In dirth or in excess
Both the slave and the empress,
Will return to the dirt I guess,
Naked as when they came.
Montezuma – Fleet Foxes
As usual I failed to notice comments on my blog. Which is really a shame because there were some great links.
CB James refers to this:
And this from Nicola:
I also refer you to my last post. I love the poetry PJ has based her songs on, and I love the films. Then again the songs seem to be about how we should stand against man’s destruction, and how destruction is inevitable and cyclical (man as he should be/man as he is).
Watching all of these things makes me wish that I lived a more creative life.
This blog is becoming a little fragmented, because I am devising a new way of blogging for me which I intend to start on 1 July. It’s not in anyway revolutionary but it suits my style quite well.
Anywho, going back to Nicola’s comment on the previous, previous post:
In my short experience of these things I find that there are two kinds of ‘projects’. One where it is largely set up and driven by local communities who take ownership of the project and have agency over it. The other seems to be a ghost of ‘the white man’s burden’ whereby the hopes and dreams the ‘rich’ have for the ‘poor’ are laid upon them- they pick a poor place and go there and ‘do good’ (apologies for the mass of inverted commas). With the alleyway, they seem to have just picked it, decided to clean it up with the assumption that people will use it more, and crime and pollution will drop, and by cleaning it up they hoped to draw out some of the residents to tell them about their project. It just makes me wonder what that alleyway looks like now, over two years on. A cynical view I know.
Yeah, I know what you mean. But. At least he, you know, cleaned up the alleyway. Definitely the Mexico project was fantastic and quite inspiring. In some ways I think it might be tougher to do a local, western project because you are dealing with a dislocated usually poor and disenfranchised cultural group within a Euro-centric definition of what a community is. Hard to get buy in.
Which is what I think is the fundamental problem with indigenous peoples being educated within a European education system. Various programmes are trundled out with nice names but all they represent are new window dressing. When someone says, “why don’t we run and alternative system altogether?” then we get hand wringing about separatism and special treatment.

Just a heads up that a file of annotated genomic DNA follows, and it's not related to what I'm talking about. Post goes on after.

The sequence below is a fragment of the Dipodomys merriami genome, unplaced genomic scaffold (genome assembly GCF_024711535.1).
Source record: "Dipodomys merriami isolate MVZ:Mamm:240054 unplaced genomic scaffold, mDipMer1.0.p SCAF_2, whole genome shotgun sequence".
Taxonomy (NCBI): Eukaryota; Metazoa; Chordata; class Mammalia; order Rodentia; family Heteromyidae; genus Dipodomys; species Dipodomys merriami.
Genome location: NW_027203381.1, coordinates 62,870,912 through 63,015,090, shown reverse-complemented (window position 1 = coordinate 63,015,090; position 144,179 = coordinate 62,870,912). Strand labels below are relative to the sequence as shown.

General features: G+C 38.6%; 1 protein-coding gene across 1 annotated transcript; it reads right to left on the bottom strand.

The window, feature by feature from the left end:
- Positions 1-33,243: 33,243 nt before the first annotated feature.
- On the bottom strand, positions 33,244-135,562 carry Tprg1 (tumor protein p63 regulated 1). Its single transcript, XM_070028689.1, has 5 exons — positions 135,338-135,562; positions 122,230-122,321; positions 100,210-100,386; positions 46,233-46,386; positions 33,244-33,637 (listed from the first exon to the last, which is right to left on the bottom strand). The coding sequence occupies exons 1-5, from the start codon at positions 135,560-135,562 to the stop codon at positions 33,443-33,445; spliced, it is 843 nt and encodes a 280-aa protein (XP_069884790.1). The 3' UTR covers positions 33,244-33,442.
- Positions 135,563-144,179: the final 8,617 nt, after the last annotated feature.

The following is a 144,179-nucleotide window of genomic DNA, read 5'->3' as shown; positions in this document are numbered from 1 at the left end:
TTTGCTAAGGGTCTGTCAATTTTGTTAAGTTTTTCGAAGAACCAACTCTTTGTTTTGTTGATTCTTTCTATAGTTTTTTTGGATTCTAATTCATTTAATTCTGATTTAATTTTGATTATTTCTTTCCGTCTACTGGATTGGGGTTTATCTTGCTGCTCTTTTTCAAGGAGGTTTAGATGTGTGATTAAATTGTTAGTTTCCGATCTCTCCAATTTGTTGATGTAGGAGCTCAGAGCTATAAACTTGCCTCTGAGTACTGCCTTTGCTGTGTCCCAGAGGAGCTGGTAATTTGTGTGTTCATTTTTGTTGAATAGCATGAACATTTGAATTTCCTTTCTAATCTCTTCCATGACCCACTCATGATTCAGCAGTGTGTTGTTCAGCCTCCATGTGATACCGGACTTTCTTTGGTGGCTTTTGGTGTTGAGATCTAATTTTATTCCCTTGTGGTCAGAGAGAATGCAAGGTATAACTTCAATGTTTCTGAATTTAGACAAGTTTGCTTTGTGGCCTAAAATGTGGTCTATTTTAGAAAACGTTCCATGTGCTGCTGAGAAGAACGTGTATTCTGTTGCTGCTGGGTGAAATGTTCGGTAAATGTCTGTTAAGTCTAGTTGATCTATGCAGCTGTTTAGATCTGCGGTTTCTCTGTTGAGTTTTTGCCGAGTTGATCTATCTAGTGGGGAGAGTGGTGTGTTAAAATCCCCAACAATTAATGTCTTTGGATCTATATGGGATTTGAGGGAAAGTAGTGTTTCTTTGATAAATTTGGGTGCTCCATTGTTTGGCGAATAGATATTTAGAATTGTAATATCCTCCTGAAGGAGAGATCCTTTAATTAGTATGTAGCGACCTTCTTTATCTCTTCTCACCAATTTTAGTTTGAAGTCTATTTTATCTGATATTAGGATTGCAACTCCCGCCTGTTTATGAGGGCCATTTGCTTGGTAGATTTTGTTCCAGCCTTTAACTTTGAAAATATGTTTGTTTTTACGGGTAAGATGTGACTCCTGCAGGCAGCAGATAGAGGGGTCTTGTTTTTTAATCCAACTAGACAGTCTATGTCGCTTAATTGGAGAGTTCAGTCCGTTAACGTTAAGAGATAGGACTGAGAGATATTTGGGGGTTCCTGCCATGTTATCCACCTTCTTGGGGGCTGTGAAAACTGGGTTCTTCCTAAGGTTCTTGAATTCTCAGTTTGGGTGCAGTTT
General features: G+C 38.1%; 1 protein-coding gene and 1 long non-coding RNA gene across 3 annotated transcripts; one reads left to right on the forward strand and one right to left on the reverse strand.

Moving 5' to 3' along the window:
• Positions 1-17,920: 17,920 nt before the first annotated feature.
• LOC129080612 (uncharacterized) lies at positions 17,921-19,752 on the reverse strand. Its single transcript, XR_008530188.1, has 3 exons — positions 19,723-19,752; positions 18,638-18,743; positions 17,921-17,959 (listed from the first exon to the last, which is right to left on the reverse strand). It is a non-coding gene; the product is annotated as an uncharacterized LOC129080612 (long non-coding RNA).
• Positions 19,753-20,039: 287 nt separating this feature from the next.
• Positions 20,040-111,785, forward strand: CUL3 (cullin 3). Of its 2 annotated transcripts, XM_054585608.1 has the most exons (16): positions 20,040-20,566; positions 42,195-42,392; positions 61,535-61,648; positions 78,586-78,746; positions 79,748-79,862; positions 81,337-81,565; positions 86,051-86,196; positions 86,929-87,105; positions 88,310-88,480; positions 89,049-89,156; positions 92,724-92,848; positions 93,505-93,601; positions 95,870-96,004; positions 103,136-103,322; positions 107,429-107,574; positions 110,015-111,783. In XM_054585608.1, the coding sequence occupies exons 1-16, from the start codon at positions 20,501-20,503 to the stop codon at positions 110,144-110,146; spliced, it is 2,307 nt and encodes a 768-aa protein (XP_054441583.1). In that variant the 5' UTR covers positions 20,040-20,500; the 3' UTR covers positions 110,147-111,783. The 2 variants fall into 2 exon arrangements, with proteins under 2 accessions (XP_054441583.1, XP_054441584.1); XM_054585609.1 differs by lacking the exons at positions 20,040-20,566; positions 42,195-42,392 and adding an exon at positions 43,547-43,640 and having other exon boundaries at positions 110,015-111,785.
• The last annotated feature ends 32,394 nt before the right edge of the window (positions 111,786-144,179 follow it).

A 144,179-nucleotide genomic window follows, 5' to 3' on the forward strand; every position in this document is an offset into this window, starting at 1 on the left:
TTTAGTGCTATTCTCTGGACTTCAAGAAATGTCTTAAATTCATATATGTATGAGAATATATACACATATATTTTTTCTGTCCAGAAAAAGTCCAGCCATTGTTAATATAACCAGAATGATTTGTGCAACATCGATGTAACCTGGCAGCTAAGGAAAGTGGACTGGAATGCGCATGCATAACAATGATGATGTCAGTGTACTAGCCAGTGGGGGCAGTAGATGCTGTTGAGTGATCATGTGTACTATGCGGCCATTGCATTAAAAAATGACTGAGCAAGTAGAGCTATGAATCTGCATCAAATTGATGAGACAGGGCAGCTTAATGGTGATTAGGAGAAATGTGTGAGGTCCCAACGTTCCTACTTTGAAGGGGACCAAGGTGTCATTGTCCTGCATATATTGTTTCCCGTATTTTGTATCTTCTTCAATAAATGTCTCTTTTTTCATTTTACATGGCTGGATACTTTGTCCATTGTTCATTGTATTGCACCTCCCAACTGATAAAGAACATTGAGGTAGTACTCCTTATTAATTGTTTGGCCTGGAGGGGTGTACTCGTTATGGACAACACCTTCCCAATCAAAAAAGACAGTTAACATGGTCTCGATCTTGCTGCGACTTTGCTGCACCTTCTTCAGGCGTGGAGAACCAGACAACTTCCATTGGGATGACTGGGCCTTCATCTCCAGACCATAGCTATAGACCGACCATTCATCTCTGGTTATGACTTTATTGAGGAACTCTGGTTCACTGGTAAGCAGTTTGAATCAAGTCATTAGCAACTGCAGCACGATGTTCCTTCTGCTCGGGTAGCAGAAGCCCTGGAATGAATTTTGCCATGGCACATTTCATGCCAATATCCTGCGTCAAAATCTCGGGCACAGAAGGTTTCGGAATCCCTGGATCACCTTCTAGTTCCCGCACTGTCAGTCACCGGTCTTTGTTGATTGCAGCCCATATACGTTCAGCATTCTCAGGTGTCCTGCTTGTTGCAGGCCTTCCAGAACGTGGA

As for All Watched Over… there is always far too much in this guy’s documentaries for me to process. I might be able to get back to you in a month. This man is so provoking. A friend introduced me to his series on advertising which is exactly the same: powerful and depressing and stimulating. About halfway through the first episode of All Watched Over Curtis mentions someone called Carmen and quotes from her article about the internet. I was intrigued and went and looked it up. You can find the article here, called Pandora’s Vox. Interesting. Stimulating. Depressing.
[cyberspace] is a black hole; it absorbs energy and personality and then re-presents it as spectacle…. i have seen many people spill their guts on-line, and i did so myself until, at last, i began to see that i had commodified myself. commodification means that you turn something into a product which has a money-value….
Is this clip not unrelated (he means related when he says that BTW),
What connects these things loosely in my head is the idea that the right and left are both dreaming the same dream: freedom and a perfect society. Which is a contradictory dream involving on one hand the individual and, on the other hand, community. Ayn Rand or crackpots like Jesus. Each side led by their own deluded leaders, each seeing past the other, or treading them underfoot. So a series like E2 appeals to the right wing idea that we can use technology to avoid an environmental holocaust, and to the left wing idea that we need to change our paradigm (man).
On a good day I have the idealism of the Goethe quote (“if we take man as he should be we make him capable of becoming what he can be”). Problematically, fanatical maniacs also tend to be extremely idealistic (which makes them appealing). Hence Yeats’ great lines about the best lacking conviction while the worst… well, you know the rest.